Why telehealth is the future of Australia’s healthcare system
Wednesday, May 1, 2019/
Improved technology has paved the way for disruptors to infiltrate the market, giving Australian consumers access to almost anything at the tip of their fingers or at the swipe of a smartphone. The ease of ordering food, choosing a potential long-term suiter for a date or buying fast-fashion items and having them delivered to your door in fewer than three-hours has become a societal norm.
While there’s a high chance you’re already familiar with the array of apps that give you more time back in your day, you are probably less familiar with the latest telehealth innovator apps. In a nutshell, telehealth apps connect patients anywhere in Australia with fully qualified and registered GPs through a video call. And while such programs may not be among your most used apps just yet, tech giants and industry innovators are working tirelessly to revolutionise the healthcare system, both here in Australia and overseas.
Still not convinced? Then may we remind you of what Apple chief executive officer Tim Cook had to say in a 2018 interview with CNBC: “If you zoom out into the future, and you look back, and you ask the question: ‘What was Apple’s greatest contribution to mankind?’ It will be about health.” While Cook’s statement is admittedly very grand, if anyone can make it happen, it’s the chief of one of the world’s biggest companies.
But while the incentive for tech giants to jump on the telehealth bandwagon is rooted in the sizeable profit they’re likely to make, average Australians from all corners of the country can benefit from the rise of this new technology too. When you consider those living in rural and remote communities, fly-in-fly-out workers and senior citizens with limited mobility who are unable to access medical services, the need for immediate access to a qualified and registered GPs is obvious. As such, real-time video consultations, effectively gives patients and families seeking unexpected medical care immediate access to qualified doctors, wherever they are, whenever they need it.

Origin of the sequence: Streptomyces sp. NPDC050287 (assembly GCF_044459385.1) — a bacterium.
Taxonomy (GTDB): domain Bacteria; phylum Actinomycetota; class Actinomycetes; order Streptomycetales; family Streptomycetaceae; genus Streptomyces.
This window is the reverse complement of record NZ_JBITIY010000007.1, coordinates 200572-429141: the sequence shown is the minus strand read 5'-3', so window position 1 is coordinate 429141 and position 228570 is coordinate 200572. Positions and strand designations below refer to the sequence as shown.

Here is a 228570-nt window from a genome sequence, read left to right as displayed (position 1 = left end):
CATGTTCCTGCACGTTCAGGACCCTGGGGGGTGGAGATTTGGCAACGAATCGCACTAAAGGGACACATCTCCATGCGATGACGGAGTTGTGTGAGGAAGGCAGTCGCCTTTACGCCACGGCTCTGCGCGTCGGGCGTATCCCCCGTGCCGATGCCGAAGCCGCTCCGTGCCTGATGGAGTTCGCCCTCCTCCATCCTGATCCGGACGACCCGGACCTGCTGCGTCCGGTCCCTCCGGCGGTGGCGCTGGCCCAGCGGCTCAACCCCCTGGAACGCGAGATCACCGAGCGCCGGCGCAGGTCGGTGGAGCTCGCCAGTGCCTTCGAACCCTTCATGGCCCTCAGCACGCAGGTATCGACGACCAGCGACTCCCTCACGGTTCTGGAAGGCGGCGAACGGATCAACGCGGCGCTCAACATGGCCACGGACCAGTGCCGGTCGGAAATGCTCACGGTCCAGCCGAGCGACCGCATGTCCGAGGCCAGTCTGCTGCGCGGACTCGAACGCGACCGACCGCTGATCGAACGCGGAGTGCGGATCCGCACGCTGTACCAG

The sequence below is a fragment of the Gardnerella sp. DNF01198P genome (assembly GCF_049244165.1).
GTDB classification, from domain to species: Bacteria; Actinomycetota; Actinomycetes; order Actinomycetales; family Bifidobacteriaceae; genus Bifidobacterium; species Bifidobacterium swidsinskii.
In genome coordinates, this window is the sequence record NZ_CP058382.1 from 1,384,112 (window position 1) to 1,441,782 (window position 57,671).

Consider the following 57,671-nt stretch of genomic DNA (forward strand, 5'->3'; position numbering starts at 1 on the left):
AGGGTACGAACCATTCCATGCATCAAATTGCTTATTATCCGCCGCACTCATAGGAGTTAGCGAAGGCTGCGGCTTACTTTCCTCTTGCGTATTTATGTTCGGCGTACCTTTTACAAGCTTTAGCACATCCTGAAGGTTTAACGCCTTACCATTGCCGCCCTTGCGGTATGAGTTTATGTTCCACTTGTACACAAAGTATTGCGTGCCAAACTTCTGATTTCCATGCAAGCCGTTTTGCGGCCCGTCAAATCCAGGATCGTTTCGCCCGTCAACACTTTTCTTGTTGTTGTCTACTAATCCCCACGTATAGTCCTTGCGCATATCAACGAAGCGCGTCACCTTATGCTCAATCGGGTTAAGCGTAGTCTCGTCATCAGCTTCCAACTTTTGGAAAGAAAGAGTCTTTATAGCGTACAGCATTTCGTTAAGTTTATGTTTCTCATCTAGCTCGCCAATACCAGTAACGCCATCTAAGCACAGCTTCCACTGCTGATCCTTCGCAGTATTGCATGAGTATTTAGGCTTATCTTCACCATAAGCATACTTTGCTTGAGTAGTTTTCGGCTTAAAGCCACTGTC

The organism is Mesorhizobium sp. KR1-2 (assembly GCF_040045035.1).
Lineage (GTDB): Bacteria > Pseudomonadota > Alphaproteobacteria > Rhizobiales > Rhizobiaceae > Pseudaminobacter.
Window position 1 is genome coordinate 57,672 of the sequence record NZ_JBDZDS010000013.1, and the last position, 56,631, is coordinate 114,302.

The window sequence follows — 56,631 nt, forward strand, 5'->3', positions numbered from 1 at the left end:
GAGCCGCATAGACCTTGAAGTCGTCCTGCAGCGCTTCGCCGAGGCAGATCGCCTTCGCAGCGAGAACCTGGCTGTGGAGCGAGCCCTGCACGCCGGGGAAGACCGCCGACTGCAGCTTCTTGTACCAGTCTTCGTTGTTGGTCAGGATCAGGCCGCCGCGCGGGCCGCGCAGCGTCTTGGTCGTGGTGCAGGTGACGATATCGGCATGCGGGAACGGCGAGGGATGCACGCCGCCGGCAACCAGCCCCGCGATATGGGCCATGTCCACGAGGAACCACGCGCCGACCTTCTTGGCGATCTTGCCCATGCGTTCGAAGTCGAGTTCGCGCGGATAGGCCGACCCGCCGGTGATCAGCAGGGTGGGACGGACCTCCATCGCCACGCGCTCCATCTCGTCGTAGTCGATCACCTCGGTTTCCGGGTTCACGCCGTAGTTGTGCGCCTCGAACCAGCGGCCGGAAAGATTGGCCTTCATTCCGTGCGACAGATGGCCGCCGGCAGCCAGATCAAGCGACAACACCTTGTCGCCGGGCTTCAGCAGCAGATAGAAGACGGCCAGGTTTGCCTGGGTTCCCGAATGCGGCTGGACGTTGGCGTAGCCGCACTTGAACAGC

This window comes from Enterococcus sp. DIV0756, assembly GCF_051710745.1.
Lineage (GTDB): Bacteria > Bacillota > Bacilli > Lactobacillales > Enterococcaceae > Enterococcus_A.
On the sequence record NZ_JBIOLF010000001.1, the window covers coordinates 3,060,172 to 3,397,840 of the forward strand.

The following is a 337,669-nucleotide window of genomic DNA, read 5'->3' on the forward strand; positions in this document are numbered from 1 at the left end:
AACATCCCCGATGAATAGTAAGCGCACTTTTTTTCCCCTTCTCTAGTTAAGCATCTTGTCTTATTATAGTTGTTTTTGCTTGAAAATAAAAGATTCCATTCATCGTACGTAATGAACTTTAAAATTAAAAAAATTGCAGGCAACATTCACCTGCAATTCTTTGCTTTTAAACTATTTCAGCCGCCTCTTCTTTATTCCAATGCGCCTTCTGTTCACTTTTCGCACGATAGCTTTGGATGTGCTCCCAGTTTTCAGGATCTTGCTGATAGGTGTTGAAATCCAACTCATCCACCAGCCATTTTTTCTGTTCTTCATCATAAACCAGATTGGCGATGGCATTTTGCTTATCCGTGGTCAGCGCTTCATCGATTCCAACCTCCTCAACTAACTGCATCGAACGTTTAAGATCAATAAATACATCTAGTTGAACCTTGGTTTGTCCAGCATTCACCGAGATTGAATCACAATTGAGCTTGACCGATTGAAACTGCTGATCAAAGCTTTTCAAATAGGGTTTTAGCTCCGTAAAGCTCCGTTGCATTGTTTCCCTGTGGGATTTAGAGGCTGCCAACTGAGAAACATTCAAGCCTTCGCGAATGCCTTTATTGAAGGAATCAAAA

In addition to granting everyone access to affordable and quality medical care, telehealth apps have reduced the stigma patients often feel when visiting a doctor’s office, particularly for consultations surrounding mental health or intimate issues. The remote functionality of such apps also means patients can avoid being in the same enclosed space as any number of sick people — a perk we’re sure many would appreciate.
Several disruptors in the health industry have also bridged the gap by partnering with leading Australian pharmacies to grant patients access to digital prescriptions. Not only does this allow patients to receive medication without delay and reduce the strain on the medical system, but it also ensures those who aren’t able to make an appointment to visit their GP during business hours can still access prescribed medication.
Essentially, while still a relatively new technology, telehealth apps are effectively turning the traditionally reactive approach to healthcare on its head by granting anyone, anywhere, access to a qualified doctor at any time — so long as they have a decent internet connection.
While telehealth programs are currently being designed to subsidise traditional healthcare services, rather than replace them — and for good reason, as face-to-face consultations will always be an essential component of any healthcare system — there’s no doubt the sector is only going to go from strength to strength. We need only look to international examples to see the impact the emerging industry can have. For instance, China’s largest online healthcare app, Ping An Good Doctor, had some 228 million registered users as of June 2018. Similarly, Indonesia’s Halodoc app boasts more than two million users and 20,000 registered doctors. With apps such as these enjoying such rapid expansion in the Asian market, it’s safe to assume Australia is next.
From the frontlines
Five reasons AI is better at making business decisions than you Anthony Aarons Epifini co-founder
'Few are destined to be unicorns': When is the right time to sell your startup? Peter Forbes HROnboard founder
Forget gender quotas: It's time to review your definition of diversity Inga Latham SiteMinder chief product officer
How to assemble a board of directors that will make, not break, your startup Mark Rohald Cluey Learning co-founder
From disrupted to disrupter: What I learnt moving from corporate to startup Tim Shepherd CIMET director
Imagine the worst-case scenario for a startup founder. It happened to me Sam Jockel ParentTV founder